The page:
Many homeowners are familiar with plumbing winterization, yet the same attention isn’t given to the septic system for some reason. Cold temperatures can interfere with how the system functions. Therefore, septic system winterization is important with the cold season in full swing.
Insulate the Drainfield
Insulation is key from keeping the pipes below the drainfield from freezing. Insulation is simple: allow the grass to grow to a height of about six-inches. Another option is to apply biodegradable mulch in the form of leaves, straw, etc.
Stop Dripping Faucets
Be sure all faucets in the home are completely shut. Dripping can cause water to accumulate and freeze in the pipes. Freezing typically occurs at the point where the septic pipe leaves the home. Also, when you use the water, let it warm up. The hot water will defrost some of the frozen water in the pipes.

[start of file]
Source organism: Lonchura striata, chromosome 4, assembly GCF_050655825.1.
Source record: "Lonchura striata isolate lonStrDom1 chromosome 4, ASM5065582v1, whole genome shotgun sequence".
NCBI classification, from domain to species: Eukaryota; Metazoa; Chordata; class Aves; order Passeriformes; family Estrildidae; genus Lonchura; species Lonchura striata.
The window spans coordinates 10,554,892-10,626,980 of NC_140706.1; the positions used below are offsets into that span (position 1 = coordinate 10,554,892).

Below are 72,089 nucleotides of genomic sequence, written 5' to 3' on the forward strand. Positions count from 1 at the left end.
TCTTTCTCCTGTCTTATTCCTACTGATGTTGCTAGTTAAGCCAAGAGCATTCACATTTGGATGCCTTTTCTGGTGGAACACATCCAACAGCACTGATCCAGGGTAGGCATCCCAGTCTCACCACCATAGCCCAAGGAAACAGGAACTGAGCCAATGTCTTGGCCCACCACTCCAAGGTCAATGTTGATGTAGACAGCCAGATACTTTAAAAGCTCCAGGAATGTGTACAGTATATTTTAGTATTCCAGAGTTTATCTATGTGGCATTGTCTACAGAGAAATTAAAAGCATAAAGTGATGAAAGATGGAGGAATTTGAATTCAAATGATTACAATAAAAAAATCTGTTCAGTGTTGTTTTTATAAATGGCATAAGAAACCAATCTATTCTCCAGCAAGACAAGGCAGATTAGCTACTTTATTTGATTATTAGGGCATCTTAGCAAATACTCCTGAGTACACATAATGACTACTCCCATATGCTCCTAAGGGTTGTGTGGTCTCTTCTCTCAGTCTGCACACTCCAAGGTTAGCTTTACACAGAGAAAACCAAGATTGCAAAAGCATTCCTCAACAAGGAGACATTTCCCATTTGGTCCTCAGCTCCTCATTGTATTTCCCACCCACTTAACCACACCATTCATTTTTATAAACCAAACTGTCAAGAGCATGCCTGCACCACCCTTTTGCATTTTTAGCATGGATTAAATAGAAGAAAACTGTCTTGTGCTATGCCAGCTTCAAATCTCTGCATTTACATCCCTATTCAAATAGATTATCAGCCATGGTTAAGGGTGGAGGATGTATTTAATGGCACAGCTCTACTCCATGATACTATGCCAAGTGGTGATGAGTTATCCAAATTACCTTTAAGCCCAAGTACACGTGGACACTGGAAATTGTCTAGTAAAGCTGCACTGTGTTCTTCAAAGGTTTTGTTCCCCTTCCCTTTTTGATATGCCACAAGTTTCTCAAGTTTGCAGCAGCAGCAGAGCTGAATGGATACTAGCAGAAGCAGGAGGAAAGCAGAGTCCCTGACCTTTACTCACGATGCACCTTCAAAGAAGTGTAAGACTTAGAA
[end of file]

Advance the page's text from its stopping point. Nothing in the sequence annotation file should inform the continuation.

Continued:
Maintain Light Traffic
This applies year-round, but try not to put too much weight on the drainfield. This means avoid parking vehicles directly over the field or placing heavy machinery/equipment on it for prolonged periods. Heavy weight and pressure compact the soil, allowing the frost to penetrate more deeply and reach the pipes.
Be Mindful of Recent Septic System Installations
Did you install a septic system within the last year? A new system has a new drainfield still bare of grass. This leaves the system vulnerable to the freezing elements. This is where mulching really becomes important.
Make Septic System Winterization a Priority
If you suspect freezing has already occurred due to a backup, then the next logical step is to call Woodinville Septic Service. Prevention, though, begins with septic system winterization.
Winter Septic System Care
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